Torrey Pines board protesting connector

Members of the Torrey Pines Community Planning Board will soon ask for support in their petition protesting the widening of Interstate 5 and the Highway 56 connector project.

The petition will be sent to the San Diego Association of Governments (SANDAG), which developed a Regional Transportation Plan for the year 2030 with more than $42 billion slated for highway construction.

The board is asking that SANDAG “think before they build” and enhance public transit before approving Caltrans proposals that would widen the freeway and potentially add a 70-foot flyover connector from I-5 to Highway 56.

Caltrans is currently reviewing plans to widen Interstate 5 from Oceanside to La Jolla and to connect Interstate 5 with Highway 56.

The 5-56 project is in the steering committee phase now. The committee meets quarterly with several groups including representatives from the Torrey Pines and Carmel Valley Community planning boards.

Their last meeting in March was cancelled but Caltrans is reviewing four options for the connector, including adding auxiliary lanes, a direct connector, a hybrid of both or not building at all. All options will be studied in an Environmental Impact Report, expected this spring.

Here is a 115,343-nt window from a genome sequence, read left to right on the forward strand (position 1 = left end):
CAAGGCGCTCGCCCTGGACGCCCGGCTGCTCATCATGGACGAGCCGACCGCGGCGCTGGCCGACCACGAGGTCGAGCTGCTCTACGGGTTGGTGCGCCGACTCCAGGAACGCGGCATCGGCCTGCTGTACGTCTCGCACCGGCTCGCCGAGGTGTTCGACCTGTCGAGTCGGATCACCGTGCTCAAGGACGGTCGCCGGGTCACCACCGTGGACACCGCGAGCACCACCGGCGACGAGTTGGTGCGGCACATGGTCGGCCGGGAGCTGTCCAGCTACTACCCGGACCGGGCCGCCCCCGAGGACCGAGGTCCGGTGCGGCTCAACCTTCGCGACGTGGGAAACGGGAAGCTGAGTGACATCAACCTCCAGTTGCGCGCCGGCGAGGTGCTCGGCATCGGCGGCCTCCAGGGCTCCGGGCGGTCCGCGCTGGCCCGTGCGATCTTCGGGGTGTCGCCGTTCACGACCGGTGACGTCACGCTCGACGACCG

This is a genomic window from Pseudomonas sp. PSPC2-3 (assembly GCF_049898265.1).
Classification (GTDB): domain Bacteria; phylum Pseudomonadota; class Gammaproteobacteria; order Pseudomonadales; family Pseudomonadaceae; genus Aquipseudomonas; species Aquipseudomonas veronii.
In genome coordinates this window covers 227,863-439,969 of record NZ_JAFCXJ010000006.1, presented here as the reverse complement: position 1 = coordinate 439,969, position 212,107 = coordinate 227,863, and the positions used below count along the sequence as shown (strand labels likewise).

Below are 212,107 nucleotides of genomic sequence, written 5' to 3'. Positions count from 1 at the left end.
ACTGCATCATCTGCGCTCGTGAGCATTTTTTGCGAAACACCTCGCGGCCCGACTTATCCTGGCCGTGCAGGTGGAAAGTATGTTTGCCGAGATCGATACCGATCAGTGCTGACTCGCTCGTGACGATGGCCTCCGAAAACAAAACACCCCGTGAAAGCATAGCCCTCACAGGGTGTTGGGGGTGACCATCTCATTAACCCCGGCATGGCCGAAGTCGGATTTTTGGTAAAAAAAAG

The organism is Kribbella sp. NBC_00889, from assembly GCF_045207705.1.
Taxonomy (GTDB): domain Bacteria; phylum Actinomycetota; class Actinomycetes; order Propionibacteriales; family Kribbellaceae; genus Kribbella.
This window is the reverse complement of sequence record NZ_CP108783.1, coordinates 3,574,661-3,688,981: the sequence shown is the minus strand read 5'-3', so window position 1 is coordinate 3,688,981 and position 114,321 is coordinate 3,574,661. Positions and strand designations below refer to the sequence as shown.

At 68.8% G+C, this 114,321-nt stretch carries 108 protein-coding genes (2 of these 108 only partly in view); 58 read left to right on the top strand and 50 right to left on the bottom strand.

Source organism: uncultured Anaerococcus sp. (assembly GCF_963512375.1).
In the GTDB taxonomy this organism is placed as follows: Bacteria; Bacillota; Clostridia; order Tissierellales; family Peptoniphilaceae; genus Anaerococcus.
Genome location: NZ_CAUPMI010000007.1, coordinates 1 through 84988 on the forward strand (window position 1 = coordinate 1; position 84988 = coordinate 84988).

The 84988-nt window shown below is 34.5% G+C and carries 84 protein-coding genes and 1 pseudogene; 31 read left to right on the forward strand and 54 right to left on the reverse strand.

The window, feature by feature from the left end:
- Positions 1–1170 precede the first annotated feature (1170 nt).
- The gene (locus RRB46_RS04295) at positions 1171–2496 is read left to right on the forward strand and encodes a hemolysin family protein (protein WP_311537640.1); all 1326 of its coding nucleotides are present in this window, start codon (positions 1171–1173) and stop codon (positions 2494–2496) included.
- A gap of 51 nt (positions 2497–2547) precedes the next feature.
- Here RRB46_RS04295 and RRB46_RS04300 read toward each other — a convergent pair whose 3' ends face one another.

Congressman Brian Bilbray (R-Solana Beach) recently requested $3.61 million from the House Appropriations Committee to complete the 5-56 connector.

“Without proactive measures, the current gridlock that plagues the region will become far worse,” Bilbray wrote in a news release. “For this reason, completing the SR-56 to I-5 Interchange Connector is absolutely critical to provide congestion relief for the City of San Diego.”

The planning board’s petition emphasizes preserving the community, which includes not only homes, but also sensitive coastal habitat and species.

“Every day our sole intent is to preserve what we can and that is the result of proper planning,” Adam Gevanthor, board vice chair, said.

The board’s petition also complains that SANDAG’s approach pits local communities against one another. In the 5-56 case, Pacific Highlands Ranch has become a target as it has been forever linked to the connectors by Proposition M. The proposition capped construction in the Pacific Highlands Ranch community until the connection is made between 5-South and 56-East and 56-West to 5-North.

The petition asks that SANDAG “Deny approval of highways and infrastructure projects for new communities that sacrifice the health and quality of life of children and families in existing communities.”

Dennis Ridz, the new chairman of the planning board said this issue is as important as the Trestles fight was for their northern neighbors. Ridz said petitioners would camp out in front of places like Von’s and Ralphs to find supporters.

“The time and effort we’ve put in we don’t want to come back with a couple hundred signatures, we want much more than that,” Ridz said.